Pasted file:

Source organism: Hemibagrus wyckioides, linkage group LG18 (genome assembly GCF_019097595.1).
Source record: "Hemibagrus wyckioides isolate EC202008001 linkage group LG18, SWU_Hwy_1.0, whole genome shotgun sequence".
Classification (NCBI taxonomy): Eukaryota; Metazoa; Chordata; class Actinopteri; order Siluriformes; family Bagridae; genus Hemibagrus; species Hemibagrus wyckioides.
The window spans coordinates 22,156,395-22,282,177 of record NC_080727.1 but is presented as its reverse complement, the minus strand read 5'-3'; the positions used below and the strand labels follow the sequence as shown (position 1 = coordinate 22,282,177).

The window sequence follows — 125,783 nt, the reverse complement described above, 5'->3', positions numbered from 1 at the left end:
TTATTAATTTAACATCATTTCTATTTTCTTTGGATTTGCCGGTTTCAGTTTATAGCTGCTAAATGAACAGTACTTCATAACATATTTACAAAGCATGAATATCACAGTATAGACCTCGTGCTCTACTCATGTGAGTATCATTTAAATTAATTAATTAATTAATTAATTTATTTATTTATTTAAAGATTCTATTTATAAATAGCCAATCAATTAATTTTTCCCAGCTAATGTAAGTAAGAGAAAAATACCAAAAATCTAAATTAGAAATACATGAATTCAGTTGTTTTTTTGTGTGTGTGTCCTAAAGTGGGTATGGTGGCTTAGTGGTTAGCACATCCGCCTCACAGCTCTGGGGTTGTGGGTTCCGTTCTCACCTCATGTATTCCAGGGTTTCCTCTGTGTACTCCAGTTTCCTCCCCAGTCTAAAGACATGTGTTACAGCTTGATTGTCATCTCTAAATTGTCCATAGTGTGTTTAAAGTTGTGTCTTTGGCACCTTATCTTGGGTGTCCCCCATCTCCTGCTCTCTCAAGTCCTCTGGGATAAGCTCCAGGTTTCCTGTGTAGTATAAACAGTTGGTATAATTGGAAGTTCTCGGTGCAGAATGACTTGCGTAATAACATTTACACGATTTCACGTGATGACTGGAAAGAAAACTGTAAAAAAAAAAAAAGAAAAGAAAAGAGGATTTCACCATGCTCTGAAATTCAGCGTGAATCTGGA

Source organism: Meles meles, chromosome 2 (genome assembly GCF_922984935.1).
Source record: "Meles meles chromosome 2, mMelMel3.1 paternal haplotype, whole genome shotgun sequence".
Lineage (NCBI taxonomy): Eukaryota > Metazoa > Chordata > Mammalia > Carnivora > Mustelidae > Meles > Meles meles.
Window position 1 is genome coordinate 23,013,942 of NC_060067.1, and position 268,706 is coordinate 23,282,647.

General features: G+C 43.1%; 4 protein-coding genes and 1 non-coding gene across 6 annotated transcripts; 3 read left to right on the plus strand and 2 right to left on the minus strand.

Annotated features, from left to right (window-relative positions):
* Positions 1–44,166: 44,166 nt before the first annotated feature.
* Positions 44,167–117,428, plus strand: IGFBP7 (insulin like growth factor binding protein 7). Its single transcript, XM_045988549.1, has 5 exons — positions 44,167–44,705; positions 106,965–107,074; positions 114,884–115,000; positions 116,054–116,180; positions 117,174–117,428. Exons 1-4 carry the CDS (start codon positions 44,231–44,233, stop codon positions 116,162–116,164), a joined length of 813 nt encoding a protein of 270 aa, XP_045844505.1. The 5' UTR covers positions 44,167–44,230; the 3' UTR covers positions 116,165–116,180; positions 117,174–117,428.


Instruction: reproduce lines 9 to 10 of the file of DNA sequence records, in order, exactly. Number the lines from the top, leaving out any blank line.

Lineage (NCBI taxonomy): Eukaryota > Metazoa > Chordata > Mammalia > Carnivora > Mustelidae > Meles > Meles meles.
Window position 1 is genome coordinate 23,013,942 of NC_060067.1, and position 268,706 is coordinate 23,282,647.